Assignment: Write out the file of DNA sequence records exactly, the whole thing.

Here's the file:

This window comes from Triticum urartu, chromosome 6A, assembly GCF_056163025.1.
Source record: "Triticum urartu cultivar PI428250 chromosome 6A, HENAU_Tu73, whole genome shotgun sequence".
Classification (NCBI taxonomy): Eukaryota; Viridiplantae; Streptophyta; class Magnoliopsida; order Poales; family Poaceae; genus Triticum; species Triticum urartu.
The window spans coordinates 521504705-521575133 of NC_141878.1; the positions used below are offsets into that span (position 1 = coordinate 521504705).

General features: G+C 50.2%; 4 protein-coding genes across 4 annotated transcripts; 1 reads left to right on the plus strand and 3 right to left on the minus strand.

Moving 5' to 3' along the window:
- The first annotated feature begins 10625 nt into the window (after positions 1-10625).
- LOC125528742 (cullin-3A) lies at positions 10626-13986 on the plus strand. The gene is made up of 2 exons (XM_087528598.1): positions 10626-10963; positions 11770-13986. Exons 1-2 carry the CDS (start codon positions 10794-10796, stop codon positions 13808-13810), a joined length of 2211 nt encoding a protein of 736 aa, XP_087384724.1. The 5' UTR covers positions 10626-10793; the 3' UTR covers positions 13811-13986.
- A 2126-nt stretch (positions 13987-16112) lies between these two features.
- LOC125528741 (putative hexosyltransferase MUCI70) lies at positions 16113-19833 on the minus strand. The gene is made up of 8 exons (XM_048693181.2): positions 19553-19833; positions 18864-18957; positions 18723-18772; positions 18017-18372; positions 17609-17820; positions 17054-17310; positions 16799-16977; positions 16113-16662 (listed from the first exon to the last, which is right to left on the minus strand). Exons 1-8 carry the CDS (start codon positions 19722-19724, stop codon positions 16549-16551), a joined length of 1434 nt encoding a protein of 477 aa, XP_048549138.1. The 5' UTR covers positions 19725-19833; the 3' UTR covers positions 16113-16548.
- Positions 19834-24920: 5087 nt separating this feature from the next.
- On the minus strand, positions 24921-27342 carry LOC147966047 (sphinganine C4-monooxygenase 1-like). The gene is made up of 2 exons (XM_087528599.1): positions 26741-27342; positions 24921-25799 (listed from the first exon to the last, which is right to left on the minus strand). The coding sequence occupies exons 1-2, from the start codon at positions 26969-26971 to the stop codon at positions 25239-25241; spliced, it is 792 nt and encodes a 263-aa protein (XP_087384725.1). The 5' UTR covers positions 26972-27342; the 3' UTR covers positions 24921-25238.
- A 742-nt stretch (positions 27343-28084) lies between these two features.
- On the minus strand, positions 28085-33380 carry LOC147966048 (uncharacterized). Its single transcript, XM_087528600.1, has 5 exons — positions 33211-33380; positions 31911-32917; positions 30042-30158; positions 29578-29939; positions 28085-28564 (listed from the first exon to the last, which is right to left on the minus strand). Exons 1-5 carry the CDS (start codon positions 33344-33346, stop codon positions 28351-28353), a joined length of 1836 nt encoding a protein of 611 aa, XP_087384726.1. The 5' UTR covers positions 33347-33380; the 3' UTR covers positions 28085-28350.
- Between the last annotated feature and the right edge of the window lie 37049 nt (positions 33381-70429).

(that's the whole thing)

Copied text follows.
This window comes from Triticum urartu, chromosome 6A, assembly GCF_056163025.1.
Source record: "Triticum urartu cultivar PI428250 chromosome 6A, HENAU_Tu73, whole genome shotgun sequence".
Classification (NCBI taxonomy): Eukaryota; Viridiplantae; Streptophyta; class Magnoliopsida; order Poales; family Poaceae; genus Triticum; species Triticum urartu.
The window spans coordinates 521504705-521575133 of NC_141878.1; the positions used below are offsets into that span (position 1 = coordinate 521504705).

General features: G+C 50.2%; 4 protein-coding genes across 4 annotated transcripts; 1 reads left to right on the plus strand and 3 right to left on the minus strand.

Moving 5' to 3' along the window:
- The first annotated feature begins 10625 nt into the window (after positions 1-10625).
- LOC125528742 (cullin-3A) lies at positions 10626-13986 on the plus strand. The gene is made up of 2 exons (XM_087528598.1): positions 10626-10963; positions 11770-13986. Exons 1-2 carry the CDS (start codon positions 10794-10796, stop codon positions 13808-13810), a joined length of 2211 nt encoding a protein of 736 aa, XP_087384724.1. The 5' UTR covers positions 10626-10793; the 3' UTR covers positions 13811-13986.
- A 2126-nt stretch (positions 13987-16112) lies between these two features.
- LOC125528741 (putative hexosyltransferase MUCI70) lies at positions 16113-19833 on the minus strand. The gene is made up of 8 exons (XM_048693181.2): positions 19553-19833; positions 18864-18957; positions 18723-18772; positions 18017-18372; positions 17609-17820; positions 17054-17310; positions 16799-16977; positions 16113-16662 (listed from the first exon to the last, which is right to left on the minus strand). Exons 1-8 carry the CDS (start codon positions 19722-19724, stop codon positions 16549-16551), a joined length of 1434 nt encoding a protein of 477 aa, XP_048549138.1. The 5' UTR covers positions 19725-19833; the 3' UTR covers positions 16113-16548.
- Positions 19834-24920: 5087 nt separating this feature from the next.
- On the minus strand, positions 24921-27342 carry LOC147966047 (sphinganine C4-monooxygenase 1-like). The gene is made up of 2 exons (XM_087528599.1): positions 26741-27342; positions 24921-25799 (listed from the first exon to the last, which is right to left on the minus strand). The coding sequence occupies exons 1-2, from the start codon at positions 26969-26971 to the stop codon at positions 25239-25241; spliced, it is 792 nt and encodes a 263-aa protein (XP_087384725.1). The 5' UTR covers positions 26972-27342; the 3' UTR covers positions 24921-25238.
- A 742-nt stretch (positions 27343-28084) lies between these two features.
- On the minus strand, positions 28085-33380 carry LOC147966048 (uncharacterized). Its single transcript, XM_087528600.1, has 5 exons — positions 33211-33380; positions 31911-32917; positions 30042-30158; positions 29578-29939; positions 28085-28564 (listed from the first exon to the last, which is right to left on the minus strand). Exons 1-5 carry the CDS (start codon positions 33344-33346, stop codon positions 28351-28353), a joined length of 1836 nt encoding a protein of 611 aa, XP_087384726.1. The 5' UTR covers positions 33347-33380; the 3' UTR covers positions 28085-28350.
- Between the last annotated feature and the right edge of the window lie 37049 nt (positions 33381-70429).